Auriemmaville: An Entire Sport Revolves Around UConn's Accused Coach
An NBA security official suing Geno Auriemma for discrimination is facing off against a legend on his home turf. Her lawyers say she's ready for the pressure.
Kelley Hardwick makes a living providing security for athletes, often women's basketball players. Hardwick has suddenly become quite a public figure in her world after she filed a civil lawsuit in New York against Geno Auriemma for sexual harassment earlier this month. And perhaps no other figure in sports dominates their game to the extent that Geno Auriemma dominates women's basketball.
Hardwick alleges that after she rebuffed advances from Auriemma, who had just been named the national team's head coach, while she was protecting Team USA at a tournament in Russia in 2009 he had her taken off of the Olympic security detail. It's a post she had worked for the previous two Olympics.
Her opponent has won seven national titles at UConn. Three of the last four women's college players of the year have been on his team; 12 players on WNBA rosters in 2012 went to UConn. He's attained a degree of renown and name recognition far beyond almost anyone in the women's game.
Consider for example, the Mohegan Sun Casino and its WNBA basketball team (perhaps confusingly also named the Sun). The casino, located about 30 miles away from UConn, has collaborated with Auriemma to open both a Geno's Pub and Geno's Fastbreak Food Court. Its team boasts three former UConn players and draws around 6,700 fans a game in an arena that holds 9,000 -- big numbers for a league that often fails to reach 50 percent capacity in similar markets. (Says Renee Montgomery, a former UConn point guard who plays for the Sun: "I played for UConn and then I went away for a year to Minnesota. So I got to see life outside of Connecticut, and ... it was so awesome to come back.")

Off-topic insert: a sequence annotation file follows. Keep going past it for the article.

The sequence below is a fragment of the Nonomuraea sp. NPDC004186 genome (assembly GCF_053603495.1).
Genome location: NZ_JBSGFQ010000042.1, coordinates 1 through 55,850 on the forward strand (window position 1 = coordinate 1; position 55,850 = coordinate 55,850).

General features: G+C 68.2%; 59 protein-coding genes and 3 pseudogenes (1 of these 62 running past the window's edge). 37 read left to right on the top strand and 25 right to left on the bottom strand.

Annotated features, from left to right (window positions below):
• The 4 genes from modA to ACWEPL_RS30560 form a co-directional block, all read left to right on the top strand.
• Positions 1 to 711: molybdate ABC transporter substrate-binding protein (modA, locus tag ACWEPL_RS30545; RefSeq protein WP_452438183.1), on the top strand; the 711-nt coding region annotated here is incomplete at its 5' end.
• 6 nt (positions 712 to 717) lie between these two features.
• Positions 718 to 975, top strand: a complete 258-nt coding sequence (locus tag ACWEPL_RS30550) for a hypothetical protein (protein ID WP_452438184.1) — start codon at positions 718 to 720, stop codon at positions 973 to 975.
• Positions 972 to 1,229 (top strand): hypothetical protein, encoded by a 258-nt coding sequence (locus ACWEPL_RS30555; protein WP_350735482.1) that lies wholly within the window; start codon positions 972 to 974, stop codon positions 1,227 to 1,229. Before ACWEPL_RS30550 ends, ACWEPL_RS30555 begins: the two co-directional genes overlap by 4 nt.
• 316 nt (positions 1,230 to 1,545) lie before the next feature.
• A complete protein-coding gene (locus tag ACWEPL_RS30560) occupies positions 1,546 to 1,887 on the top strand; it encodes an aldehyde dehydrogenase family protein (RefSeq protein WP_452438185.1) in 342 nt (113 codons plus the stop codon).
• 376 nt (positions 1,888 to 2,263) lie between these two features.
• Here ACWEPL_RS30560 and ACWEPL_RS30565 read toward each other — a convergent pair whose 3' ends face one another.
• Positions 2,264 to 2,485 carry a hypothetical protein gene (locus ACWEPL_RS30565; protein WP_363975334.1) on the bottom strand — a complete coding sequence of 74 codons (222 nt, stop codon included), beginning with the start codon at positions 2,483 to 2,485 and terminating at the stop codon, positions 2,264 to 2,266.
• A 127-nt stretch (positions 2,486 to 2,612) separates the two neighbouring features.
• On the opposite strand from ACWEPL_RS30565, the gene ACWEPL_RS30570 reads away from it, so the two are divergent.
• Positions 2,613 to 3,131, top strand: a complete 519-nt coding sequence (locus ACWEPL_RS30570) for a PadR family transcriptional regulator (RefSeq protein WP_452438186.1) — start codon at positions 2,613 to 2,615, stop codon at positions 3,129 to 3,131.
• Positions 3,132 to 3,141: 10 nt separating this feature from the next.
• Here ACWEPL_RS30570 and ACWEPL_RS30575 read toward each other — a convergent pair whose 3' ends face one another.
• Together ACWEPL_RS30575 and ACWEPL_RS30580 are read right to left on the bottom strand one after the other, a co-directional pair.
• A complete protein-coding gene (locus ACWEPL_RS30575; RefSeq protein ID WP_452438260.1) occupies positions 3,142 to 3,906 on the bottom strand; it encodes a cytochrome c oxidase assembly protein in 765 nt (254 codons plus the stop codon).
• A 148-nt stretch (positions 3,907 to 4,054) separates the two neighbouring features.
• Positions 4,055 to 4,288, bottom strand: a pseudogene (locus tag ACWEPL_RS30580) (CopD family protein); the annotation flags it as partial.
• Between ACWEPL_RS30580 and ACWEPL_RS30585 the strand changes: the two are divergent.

Staff members at Geno's Pub said he often visits the bar bearing his name, conversing with fans and bringing in large groups. ("Big night at Mohegan Sun Casino," he tweeted on New Year's Eve. "Kevin Hart in the house. Genos Pub is going to be jammed.") Pictures of him and former UConn stars drape the area, while sandwiches like "The Jennifer Rizzotti" and "The Ashley Battle" bear the names of fan-favorite former players. A new Geno's restaurant is set to open this summer in downtown Storrs, with developers quick to point out Auriemma's "national reputation" in a press release announcing the project
Public opinion in Auriemma's corner of the world has initially been strongly his side. "I...have a hard time believing the accusations," wrote Helen Wheelock on the influential Women's Hoops Blog. "I don't believe it, I simply don't believe it," wrote Chris Elsberry, a columnist for the Connecticut Post. Said Kia Vaughn, a former Rutgers University star who plays for the WNBA's New York Liberty: "Don't do that to him. He doesn't need that."
Auriemma is now head coach of the Olympic team as well. Its roster, just set, boasts six UConn graduates. While he prepares for London, his accuser has continued working her current job with the NBA's security team. The league has declined comment on her assignment, but she can be seen on the sidelines of NBA Finals games guiding Heat players into their locker room.
Her lawyer, Debra Cohen, said Hardwick is prepared for public scrutiny. "Kelley Hardwick is an amazing woman," she told BuzzFeed. "She's focused on her family and her job."
As of Wednesday, no one representing Auriemma or Team USA has contacted Cohen.
For the time being, a rare dark cloud hovers over Geno's world.